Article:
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Sunday 26 March 2023 Dublin: 7°C
Opinion We need careful messaging from Government - the 'vaccine hesitant' will not respond well to coercion
DCU communications expert Dr Padraig Murphy says Government must get the vaccine messaging right.

VACCINATION STRATEGIES ARE way up on the political agenda at this stage in our global collective fight against the coronavirus.

After an unprecedented year of social and economic shutdowns, the very existence of a vaccine has brought the glimmer of hope that an end to this pandemic could be on the horizon. It will be crucial that we get the vaccine rollout right, and public health messaging is a huge part of that.

Our neighbours in the UK have already begun their rollout of the Pfizer/BioNtech vaccine. Things are moving here too, with freezer lorries brought in, ready to be mobilised.

The High-Level Task Force on Covid-19 Vaccination recommendations will be discussed by Health Minister Stephen Donnelly and the Cabinet today and if approved, will be published. This should give detail on how the vaccine will be brought in, distributed and administered in Ireland.

Getting the message out

Authorisation of use of the first vaccine, from the European Medicines Agency (EMA), is now awaited. But a lot of work has already been done to get to this stage, and there is now a fifteen-step plan for the vaccine roll-out, from over-70s to healthcare workers to children.

The system is taking shape, but challenges can be expected.

It is likely that the Government faces both scepticism and fear among the public, as well as comparisons with international efforts. It is absolutely critical that the Government and the HSE get the communication right on this vaccination strategy. 

A wide engagement approach needs to be adopted in tandem with the publication of the strategy and its implementation. The anti-vaxxer lobby has used social media effectively to spread debunked conspiracy theories and disinformation and these need to be fought.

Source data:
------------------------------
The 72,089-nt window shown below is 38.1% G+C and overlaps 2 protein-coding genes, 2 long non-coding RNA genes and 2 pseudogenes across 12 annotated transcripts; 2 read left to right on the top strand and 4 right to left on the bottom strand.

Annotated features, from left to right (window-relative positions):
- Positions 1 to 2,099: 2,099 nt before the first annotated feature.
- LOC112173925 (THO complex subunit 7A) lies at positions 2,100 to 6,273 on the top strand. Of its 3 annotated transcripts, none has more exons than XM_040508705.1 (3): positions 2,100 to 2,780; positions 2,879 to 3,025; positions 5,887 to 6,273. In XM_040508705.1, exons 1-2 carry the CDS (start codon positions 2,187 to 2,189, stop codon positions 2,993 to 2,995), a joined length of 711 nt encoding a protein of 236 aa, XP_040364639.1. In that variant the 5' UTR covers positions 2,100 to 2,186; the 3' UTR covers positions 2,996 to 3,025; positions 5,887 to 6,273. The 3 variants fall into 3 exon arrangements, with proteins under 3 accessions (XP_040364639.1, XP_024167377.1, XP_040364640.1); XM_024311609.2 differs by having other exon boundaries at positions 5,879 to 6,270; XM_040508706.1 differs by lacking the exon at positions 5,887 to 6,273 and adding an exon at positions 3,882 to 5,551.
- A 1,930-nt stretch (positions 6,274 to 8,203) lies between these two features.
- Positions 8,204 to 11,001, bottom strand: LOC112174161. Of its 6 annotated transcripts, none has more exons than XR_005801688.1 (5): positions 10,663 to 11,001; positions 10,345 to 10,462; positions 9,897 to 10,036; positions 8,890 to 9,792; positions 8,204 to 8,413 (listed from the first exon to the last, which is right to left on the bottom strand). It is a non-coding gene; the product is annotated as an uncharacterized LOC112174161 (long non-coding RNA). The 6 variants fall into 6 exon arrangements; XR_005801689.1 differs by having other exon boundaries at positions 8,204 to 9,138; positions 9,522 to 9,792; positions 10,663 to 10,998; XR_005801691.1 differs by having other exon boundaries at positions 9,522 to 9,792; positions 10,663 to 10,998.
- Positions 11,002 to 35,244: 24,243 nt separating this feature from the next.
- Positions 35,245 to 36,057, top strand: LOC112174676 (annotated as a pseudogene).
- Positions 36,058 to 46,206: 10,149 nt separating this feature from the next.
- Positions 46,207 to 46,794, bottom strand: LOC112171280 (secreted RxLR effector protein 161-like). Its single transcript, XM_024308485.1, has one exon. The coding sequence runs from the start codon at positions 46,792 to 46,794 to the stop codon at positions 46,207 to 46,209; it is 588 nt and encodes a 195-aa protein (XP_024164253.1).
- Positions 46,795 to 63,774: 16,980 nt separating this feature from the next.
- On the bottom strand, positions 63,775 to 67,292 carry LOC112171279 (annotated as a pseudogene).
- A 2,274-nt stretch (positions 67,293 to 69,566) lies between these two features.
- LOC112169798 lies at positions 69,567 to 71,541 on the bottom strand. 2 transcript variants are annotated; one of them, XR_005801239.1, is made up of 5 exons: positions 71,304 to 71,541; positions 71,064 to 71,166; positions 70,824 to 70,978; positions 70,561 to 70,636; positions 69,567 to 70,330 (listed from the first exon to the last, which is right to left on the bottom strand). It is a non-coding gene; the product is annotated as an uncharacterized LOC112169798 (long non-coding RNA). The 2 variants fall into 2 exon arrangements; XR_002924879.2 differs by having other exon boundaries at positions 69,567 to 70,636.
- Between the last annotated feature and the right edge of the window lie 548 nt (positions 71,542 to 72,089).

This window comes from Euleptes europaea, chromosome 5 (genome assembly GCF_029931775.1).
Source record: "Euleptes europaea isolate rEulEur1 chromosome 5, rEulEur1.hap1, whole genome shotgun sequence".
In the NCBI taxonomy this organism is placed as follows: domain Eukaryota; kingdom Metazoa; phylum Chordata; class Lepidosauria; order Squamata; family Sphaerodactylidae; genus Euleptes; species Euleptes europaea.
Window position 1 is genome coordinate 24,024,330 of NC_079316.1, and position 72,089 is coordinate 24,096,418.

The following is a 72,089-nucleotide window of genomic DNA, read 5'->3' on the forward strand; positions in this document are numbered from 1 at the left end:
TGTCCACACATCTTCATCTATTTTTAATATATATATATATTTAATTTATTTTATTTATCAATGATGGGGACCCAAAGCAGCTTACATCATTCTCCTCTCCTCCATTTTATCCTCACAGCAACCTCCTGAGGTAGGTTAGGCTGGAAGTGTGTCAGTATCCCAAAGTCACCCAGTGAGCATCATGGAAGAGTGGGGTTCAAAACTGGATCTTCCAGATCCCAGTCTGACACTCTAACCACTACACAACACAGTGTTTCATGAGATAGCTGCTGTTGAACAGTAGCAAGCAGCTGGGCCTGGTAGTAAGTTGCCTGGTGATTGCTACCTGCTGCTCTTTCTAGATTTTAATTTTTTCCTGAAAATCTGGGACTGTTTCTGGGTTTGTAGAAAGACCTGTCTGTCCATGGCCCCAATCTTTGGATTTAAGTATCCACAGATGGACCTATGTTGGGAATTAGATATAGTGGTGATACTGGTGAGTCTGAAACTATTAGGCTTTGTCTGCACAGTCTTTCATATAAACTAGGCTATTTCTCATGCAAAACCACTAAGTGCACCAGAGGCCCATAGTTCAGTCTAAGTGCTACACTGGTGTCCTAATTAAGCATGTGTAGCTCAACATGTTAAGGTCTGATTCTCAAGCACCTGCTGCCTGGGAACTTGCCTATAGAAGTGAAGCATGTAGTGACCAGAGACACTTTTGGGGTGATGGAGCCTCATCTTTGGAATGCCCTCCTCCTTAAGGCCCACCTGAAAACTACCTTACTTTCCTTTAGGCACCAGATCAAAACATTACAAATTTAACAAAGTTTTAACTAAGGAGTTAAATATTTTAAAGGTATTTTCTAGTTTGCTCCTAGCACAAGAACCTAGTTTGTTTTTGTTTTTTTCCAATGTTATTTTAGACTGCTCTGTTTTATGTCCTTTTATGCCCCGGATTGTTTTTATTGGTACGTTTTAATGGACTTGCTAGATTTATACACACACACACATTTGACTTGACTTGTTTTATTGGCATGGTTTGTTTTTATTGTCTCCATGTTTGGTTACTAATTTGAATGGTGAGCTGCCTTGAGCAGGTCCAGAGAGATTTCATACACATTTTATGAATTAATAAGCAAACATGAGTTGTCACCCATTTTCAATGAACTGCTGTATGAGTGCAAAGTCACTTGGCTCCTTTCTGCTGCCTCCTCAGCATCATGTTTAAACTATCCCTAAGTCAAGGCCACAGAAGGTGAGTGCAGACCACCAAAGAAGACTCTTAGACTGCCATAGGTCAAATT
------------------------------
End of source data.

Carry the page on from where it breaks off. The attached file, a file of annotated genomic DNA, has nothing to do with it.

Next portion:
However, the content of anti-vaxxer campaigns should not be conflated with various types of vaccine hesitancy among the public. Questions will naturally be raised following a world-changing pandemic and will warrant humility in responding to them.

A preaching tone will not work and PR-style messaging also has limited value. Such questions and areas of interest are likely to include: 

  • information about which vaccine(s) will be used, and the funders;

  • clear, concise transparent information about the clinical trials, and about the efficacy of the vaccine under lab conditions and the effectiveness in the real world; 

  • further details on why pregnant women and children are last on the prioritisation list;

  • clear explanation on the constituents of the vaccines, including safety thresholds and the active ingredient (messenger RNA in Pfizer/BioNtech);

  • possible reactions and side effect risks;

  • religious objections (Catholic bishops have already weighed in on this);  

  • timescales for the arrival of vaccines and for vaccinating the allocated groups; 

  • where the vaccine will be administered, by whom, and implications for using retired medical staff and GPs for the vaccine administration;

  • immunisation memory period, the strategy for extra boosters if needed at a later date and up-to-date information on the possibility of herd immunity;

  • continued and sustained use of face-masks, other PPE and hand-washing;

  • questions about research integrity of ‘Big Pharma’, based on past lawsuits.

This is by no means an exhaustive list, but these are all questions that can be easily answered. Conversations need to steer away from the conspiracies and polarised toxicity of social media.